And if you are just considering SQL Azure for other applications, why add the cost of SQL Azure?
Just put the extra databases on the existing SQL Servers that you have to keep in-house anyway.

Our attitude is that our non-sensitive data goes on the same SQL Servers as our sensitive data.
We have already paid for the SQL Server licensing and the SAN infrastructure. Those would not be going away, so there would be no cost savings.
We would just be adding a cost that we don't need.

There is no reason to do SQL Azure also since we HAVE to maintain the in-house secure servers.
Tim Walker.
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I started this thread more than a year ago now. Thanks very much for the replies to date.

We're now about to kick off another round of evaluation (partly using Redgate SQL Compare tools - thanks Grant). Its an established SQL Server solution with an ASP.NET GUI and a Web Service based business logic tier. We're aiming to try it all on Azure.

Which prompted me to start wondering again, is anyone actively working with SQL Azure yet?

Thanks

Tim

.
Grant Fritchey
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Tim Walker. (9/27/2011)
I started this thread more than a year ago now. Thanks very much for the replies to date.

We're now about to kick off another round of evaluation (partly using Redgate SQL Compare tools - thanks Grant). Its an established SQL Server solution with an ASP.NET GUI and a Web Service based business logic tier. We're aiming to try it all on Azure.

Which prompted me to start wondering again, is anyone actively working with SQL Azure yet?

Thanks

Tim


I still am, but that's because we're building tools for it. Check out SQL Azure Backup.

----------------------------------------------------
The credit belongs to the man who is actually in the arena, whose face is marred by dust and sweat and blood...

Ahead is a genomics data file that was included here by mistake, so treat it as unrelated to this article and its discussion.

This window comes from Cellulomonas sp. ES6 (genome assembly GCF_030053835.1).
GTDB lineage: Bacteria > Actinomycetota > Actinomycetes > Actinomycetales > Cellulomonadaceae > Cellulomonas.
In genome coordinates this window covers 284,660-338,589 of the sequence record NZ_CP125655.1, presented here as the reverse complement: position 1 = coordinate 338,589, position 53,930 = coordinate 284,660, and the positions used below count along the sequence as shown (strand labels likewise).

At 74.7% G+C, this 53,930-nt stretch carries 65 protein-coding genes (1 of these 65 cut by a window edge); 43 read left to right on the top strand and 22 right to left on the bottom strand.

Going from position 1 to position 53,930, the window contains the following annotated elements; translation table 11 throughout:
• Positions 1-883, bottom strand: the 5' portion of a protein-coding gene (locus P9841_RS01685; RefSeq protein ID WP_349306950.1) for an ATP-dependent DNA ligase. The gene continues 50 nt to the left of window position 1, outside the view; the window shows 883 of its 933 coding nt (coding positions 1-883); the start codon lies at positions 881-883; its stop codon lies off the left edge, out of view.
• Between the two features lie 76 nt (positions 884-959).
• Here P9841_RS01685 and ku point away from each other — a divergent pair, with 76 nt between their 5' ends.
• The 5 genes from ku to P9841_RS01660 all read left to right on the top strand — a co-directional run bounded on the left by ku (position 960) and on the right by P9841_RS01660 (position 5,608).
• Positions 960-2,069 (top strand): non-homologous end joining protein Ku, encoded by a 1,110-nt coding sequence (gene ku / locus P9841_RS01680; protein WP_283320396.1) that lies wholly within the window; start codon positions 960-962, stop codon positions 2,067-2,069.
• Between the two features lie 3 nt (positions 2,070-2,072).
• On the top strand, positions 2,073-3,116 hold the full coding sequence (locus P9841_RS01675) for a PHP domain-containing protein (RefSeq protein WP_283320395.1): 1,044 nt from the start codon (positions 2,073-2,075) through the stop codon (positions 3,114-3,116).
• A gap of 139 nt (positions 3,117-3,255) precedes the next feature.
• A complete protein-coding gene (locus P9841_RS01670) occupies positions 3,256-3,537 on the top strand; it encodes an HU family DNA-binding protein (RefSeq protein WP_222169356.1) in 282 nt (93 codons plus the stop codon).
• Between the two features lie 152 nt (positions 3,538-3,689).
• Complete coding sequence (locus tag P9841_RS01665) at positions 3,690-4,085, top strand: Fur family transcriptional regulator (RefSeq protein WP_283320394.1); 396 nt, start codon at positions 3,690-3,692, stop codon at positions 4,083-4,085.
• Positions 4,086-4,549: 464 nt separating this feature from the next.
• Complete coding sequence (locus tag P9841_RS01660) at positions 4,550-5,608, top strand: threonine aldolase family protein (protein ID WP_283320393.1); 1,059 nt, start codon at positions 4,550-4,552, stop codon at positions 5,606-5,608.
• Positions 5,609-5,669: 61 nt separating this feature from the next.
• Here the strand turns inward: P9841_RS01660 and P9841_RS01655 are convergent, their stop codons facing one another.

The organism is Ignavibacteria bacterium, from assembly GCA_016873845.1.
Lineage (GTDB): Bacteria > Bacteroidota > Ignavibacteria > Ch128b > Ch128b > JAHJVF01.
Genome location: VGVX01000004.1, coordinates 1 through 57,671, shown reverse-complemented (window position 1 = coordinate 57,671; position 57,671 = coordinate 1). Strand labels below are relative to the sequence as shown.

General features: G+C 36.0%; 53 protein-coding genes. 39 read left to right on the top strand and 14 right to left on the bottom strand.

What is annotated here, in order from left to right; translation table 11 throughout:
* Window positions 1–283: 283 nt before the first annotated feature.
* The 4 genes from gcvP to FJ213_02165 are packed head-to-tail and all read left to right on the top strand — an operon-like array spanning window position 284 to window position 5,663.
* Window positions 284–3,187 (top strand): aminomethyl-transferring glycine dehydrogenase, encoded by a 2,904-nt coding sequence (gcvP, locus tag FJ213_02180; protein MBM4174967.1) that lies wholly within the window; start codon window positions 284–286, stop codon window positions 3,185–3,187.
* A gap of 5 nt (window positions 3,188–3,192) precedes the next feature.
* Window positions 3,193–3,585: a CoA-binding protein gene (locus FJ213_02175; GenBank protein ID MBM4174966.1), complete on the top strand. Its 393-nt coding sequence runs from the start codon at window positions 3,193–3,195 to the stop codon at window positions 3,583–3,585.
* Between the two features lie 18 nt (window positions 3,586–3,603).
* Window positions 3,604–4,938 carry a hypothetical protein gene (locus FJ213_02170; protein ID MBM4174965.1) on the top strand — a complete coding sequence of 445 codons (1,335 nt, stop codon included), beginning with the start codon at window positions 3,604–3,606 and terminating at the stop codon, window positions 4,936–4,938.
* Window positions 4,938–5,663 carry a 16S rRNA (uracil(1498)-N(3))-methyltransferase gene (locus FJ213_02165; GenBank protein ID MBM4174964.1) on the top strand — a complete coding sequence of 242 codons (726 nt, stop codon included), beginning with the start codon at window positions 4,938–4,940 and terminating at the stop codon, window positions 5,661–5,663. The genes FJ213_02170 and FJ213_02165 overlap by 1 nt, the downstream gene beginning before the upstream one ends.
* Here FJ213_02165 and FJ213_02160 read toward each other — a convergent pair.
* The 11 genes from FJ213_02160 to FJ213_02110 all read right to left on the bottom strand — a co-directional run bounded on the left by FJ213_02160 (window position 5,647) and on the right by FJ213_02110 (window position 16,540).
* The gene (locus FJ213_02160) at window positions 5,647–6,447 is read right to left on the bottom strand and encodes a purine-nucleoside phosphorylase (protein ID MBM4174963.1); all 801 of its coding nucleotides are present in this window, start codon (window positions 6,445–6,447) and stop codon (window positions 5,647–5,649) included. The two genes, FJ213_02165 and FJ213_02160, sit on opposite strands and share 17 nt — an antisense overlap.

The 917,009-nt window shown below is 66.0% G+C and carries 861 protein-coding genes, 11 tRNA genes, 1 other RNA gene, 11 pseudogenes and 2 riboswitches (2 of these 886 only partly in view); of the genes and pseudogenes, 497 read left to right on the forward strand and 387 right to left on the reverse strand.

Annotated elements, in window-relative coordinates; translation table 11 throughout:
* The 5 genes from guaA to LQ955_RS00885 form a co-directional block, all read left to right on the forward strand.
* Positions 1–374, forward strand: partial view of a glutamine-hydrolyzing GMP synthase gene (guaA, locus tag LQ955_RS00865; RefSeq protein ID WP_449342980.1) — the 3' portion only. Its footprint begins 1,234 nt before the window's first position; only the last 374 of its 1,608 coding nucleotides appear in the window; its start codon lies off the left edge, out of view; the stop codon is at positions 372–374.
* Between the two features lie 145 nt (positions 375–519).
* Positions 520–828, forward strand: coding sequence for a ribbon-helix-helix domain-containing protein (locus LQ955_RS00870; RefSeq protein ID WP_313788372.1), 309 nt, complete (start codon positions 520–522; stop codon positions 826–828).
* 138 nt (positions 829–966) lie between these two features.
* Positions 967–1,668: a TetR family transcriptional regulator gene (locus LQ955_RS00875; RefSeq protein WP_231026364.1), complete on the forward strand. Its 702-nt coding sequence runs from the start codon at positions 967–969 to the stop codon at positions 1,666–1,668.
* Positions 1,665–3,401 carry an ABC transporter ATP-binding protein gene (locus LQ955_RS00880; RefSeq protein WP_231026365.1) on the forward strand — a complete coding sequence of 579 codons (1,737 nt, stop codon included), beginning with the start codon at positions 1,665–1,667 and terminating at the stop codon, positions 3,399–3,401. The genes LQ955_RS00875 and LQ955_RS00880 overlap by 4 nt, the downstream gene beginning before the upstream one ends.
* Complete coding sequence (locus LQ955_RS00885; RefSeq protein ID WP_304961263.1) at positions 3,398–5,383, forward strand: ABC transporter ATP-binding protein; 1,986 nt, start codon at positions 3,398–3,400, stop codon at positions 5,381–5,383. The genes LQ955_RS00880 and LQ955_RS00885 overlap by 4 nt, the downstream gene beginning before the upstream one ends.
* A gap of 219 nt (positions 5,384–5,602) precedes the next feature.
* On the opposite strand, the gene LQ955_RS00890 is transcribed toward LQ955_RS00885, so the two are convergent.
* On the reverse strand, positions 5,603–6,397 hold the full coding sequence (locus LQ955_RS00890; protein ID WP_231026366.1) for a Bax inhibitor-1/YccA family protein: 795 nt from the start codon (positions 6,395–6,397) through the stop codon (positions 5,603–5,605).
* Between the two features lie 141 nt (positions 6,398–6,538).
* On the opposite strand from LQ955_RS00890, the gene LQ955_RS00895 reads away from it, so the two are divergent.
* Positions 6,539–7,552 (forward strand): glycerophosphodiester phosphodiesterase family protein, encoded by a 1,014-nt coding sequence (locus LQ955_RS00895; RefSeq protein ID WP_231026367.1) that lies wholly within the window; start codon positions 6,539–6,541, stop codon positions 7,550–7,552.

Theodore Roosevelt

The Scary DBA
Author of: SQL Server Query Performance Tuning and SQL Server Execution Plans
Product Evangelist for Red Gate Software
Steve Jones
Steve Jones
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I do see some MVPs posting about their work with Azure and asking questions about how things function and when changes are coming. Not sure what I can disclose about specifics. However I don't see much else coming from people outside of Microsoft.

I'll post a note on Twitter tomorrow and see if I can get people to respond.

Follow me on Twitter: @way0utwest
Forum Etiquette: How to post data/code on a forum to get the best help
My Blog: www.voiceofthedba.com
Tim Walker.
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Grant Fritchey (9/27/2011)
Tim Walker. (9/27/2011)
I started this thread more than a year ago now. Thanks very much for the replies to date.

We're now about to kick off another round of evaluation (partly using Redgate SQL Compare tools - thanks Grant). Its an established SQL Server solution with an ASP.NET GUI and a Web Service based business logic tier. We're aiming to try it all on Azure.

Which prompted me to start wondering again, is anyone actively working with SQL Azure yet?

Thanks

Tim


I still am, but that's because we're building tools for it. Check out SQL Azure Backup.


Thanks Grant, I'll give that a go.

Tim

.